10. Have a sense of humor. We have to laugh off so much ignorance and rudeness from the world every day. Many of the obstacles we face are a lot easier to tackle when we are laughing instead of complaining.
Finding Her Calling
While helping her children navigate life was her North Star, raising money and awareness to help find a cure to Leber’s Congenital Amaurosis became her mission, and she found the work transformative. What began as managing a Facebook group for other families dealing in similar circumstances became something much bigger in 2011.
That’s when she began talking to researchers who were studying a different gene mutation related to blindness. “They had just started making progress with their research,” she says. “I point-blank asked them, ‘How do I get you to do research on
my sons’ gene mutation?’”
She was told that the first step is to find researchers and, in tandem, raise $100,000 to fund the research. Undeterred, she did just that: In 2011, she founded the Curing Retinal Blindness Foundation, the only organization in the world dedicated to this disease and launched a website. “At that point, I had connected with 10 moms on Facebook,” she says. Armed with just a few personal stories and a donate button, Smedley went to work, and since that first a-ha moment when she realized she could begin taking steps towards finding research that had a goal of ultimately finding a cure for her sons’ blindness, she has raised $1.4 million. The foundation also submitted the first legislation in U.S. history in Braille (and it’s this legislation that advocates for better resources for blind and visually impaired Americans).
The foundation’s focus: To fund CRB1 research that focuses on gene therapy and moves towards a cure as quickly as possible. “At this point, I realized I was fully on a mission,” she says. “After all, how could I sit there knowing about all the other genes that were being looked at in clinical trials and not do something about the ones affecting me sons and all these other families I had gotten to know?”
Along the way, Smedley has had other incredible moments, including being one of 12 people to be invited to testify before the FDA. Her goal during her testimony: To explain the cost of raising blind children and equipping them with all the tools they need.
In addition, she and her family have been featured in a Comcast campaign to spread awareness about the company’s accessible platform (the ad prompted over 1.1 million views on YouTube) and it’s a technology the family uses due to its voice command remote and talking channel guide.
Smedley and her family also created and managed Bike the Basin, held in their hometown, which includes a morning of youth cycling and volunteering and has ultimately raised nearly $500,000 for the foundation.
In 2016, Smedley’s blog that focuses on how to change people’s perceptions of blindness began to reach internationally, a feat that was followed by a TEDx talk she delivered in 2017 on setting extraordinary expectations. And just this year, she published a book called Thriving Blind: Stories of Real People Succeeding Without Sight.
Smedley credits her own parents for her dedication to her family and for understanding the importance of living a life of service. “I think it’s in my DNA to help others because of how I was raised,” she says. “I had four brothers, and my parents didn’t have a lot, but they put us in the best schools they could afford, they ran our youth groups, and they were living in service to others all the time.”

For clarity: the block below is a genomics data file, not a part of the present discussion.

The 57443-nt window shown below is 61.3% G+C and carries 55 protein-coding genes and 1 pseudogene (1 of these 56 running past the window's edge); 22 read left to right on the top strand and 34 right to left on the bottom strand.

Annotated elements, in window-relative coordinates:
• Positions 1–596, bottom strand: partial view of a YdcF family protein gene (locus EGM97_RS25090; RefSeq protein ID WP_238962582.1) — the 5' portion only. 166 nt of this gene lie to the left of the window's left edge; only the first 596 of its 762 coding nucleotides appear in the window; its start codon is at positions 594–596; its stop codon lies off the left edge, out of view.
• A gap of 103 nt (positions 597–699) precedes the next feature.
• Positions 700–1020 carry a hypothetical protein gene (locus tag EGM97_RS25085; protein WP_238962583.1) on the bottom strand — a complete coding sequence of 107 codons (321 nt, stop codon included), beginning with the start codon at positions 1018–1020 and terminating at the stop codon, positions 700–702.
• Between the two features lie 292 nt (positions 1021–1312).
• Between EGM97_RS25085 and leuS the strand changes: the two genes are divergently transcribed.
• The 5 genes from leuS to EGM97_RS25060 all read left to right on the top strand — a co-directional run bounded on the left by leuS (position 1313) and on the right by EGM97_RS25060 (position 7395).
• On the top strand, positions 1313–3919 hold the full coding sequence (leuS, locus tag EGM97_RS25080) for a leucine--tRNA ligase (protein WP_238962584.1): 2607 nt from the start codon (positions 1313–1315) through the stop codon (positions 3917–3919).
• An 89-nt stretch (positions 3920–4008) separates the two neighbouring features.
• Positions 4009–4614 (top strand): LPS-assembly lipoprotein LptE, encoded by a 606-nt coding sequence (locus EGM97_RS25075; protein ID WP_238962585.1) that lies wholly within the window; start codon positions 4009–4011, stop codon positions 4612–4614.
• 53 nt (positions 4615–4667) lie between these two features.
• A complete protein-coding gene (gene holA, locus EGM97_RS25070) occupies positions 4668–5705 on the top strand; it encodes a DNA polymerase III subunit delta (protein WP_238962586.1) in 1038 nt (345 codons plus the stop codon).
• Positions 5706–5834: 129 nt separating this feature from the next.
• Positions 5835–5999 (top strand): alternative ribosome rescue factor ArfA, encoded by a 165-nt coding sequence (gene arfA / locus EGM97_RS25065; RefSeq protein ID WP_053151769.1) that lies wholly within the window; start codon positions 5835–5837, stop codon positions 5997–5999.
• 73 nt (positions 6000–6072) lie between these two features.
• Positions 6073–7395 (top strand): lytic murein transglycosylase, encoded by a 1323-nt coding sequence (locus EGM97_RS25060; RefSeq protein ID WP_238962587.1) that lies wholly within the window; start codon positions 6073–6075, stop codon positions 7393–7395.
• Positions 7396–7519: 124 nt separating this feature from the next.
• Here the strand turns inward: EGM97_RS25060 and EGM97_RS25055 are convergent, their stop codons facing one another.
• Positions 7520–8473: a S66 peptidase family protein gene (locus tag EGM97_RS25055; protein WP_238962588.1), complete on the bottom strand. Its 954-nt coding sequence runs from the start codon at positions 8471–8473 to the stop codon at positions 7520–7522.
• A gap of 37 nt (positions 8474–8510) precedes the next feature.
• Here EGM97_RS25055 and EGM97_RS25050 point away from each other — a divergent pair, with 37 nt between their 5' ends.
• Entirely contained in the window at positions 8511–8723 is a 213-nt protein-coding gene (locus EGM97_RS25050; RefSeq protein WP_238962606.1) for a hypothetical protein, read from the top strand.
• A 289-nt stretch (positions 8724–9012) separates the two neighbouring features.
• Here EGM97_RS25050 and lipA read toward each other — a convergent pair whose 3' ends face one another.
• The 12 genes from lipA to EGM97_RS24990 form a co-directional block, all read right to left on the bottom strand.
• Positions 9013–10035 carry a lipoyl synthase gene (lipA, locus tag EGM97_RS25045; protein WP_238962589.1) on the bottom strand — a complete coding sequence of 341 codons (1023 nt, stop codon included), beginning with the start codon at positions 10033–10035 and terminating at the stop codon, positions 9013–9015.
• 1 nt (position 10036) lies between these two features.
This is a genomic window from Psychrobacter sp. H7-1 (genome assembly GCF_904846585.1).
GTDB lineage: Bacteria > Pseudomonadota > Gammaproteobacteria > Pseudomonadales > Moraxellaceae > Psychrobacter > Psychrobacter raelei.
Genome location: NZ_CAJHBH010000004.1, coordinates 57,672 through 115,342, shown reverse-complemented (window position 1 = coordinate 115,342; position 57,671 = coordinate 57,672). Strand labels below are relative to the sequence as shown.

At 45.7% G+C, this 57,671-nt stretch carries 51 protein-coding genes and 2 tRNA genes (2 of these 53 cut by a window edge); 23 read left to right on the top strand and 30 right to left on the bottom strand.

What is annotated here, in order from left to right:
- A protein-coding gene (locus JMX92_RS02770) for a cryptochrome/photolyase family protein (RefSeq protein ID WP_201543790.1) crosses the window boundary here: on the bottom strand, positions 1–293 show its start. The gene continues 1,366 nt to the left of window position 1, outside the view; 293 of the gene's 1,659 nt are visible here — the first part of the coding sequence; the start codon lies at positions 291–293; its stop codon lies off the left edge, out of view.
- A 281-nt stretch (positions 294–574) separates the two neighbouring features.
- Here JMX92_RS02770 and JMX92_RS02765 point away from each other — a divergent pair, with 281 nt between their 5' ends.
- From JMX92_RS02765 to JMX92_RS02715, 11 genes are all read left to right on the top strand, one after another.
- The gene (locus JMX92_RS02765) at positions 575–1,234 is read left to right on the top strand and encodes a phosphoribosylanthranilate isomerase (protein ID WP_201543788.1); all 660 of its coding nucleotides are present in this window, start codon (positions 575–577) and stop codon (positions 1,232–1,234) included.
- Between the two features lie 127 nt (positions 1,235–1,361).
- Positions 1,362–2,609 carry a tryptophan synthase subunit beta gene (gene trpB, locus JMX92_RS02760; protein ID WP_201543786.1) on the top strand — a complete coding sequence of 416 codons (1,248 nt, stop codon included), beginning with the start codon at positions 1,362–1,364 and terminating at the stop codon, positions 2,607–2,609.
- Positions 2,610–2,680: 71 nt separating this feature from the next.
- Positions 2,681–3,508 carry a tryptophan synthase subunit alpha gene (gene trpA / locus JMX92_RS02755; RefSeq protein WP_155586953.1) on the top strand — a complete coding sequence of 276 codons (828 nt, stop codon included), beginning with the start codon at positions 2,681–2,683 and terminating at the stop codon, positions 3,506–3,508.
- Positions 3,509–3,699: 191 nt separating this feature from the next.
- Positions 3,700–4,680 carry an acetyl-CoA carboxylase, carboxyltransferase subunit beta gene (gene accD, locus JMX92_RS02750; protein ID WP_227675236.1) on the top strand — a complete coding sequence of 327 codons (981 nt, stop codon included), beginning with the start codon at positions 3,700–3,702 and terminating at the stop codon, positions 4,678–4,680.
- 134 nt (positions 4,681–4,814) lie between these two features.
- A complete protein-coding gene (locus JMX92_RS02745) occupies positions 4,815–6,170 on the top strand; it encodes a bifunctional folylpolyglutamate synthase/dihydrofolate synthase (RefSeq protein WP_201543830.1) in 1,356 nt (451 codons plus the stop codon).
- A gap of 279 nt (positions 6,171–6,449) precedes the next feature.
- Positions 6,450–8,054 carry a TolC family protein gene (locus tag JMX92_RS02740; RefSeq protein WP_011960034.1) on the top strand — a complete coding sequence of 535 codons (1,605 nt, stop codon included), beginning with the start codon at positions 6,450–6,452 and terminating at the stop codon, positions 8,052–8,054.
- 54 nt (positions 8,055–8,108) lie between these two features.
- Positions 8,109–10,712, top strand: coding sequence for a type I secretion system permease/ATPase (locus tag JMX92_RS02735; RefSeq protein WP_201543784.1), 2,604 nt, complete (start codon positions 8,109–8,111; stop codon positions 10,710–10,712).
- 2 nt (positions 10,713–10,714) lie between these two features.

Leaps and Bounds
These days, Smedley marvels at all that her sons have accomplished: Michael is on the Dean’s List, formed a band, and recorded an album, and Mitchell loves being in front of a camera and working a sound board for events. Smedley always finds time to cheer at her daughter Karissa’s field hockey and basketball games, all the while remaining laser-focused on fundraising and raising awareness for CRBF.
She works 80 hours a week on this singular goal and has no intention of slowing down now that her work has gained attention and traction. She’s currently the Pennsylvania ambassador for the National Organization of Rare Disorders (NORD) and is focusing on building a patient registry for her nonprofit. “Working in the rare disease world is unbelievable challenging,” says Smedley who this fall added RARE Champion of Hope award-winner to her long list
“I was so excited I won this award but, by the time I got to California to receive it, I was so tired. Then I walked into this room with a thousand other people who are doing the same work I’m doing. When I told them I was tired, they said ‘go take a nap, we have this—and when you get up you will run alongside us.’ These other crusaders are the people who propel me to keep doing this important work—every day.”
Smedley is optimistic about finding a cure. “I think it’s absolutely possible within Michael and Mitchell’s lifetimes,” she says. “In the next 10 years, the vision field is going to look completely different. I met one child with another mutation recently who is six years old and, after his surgical procedure, was able to trade in his cane and no longer needs Braille.”
She also says her ultimate goal is to improve the science so that there’s an “option for a cure,” she says. “I will know when I’ve been successful when there is a cure available and it becomes extremely hard for a patient to decide to take the cure or not. No matter what their decision is, we will remain committed to equipping them with every resource they need to live as a blind person.”
And, when told she sure sounds like a crusader, Smedley took a deep breath before responding. “I spend my days with other crusaders,” she says. “I’ve learned over the years to choose the right people to work with to meet my goals. That’s truly where I get my drive.”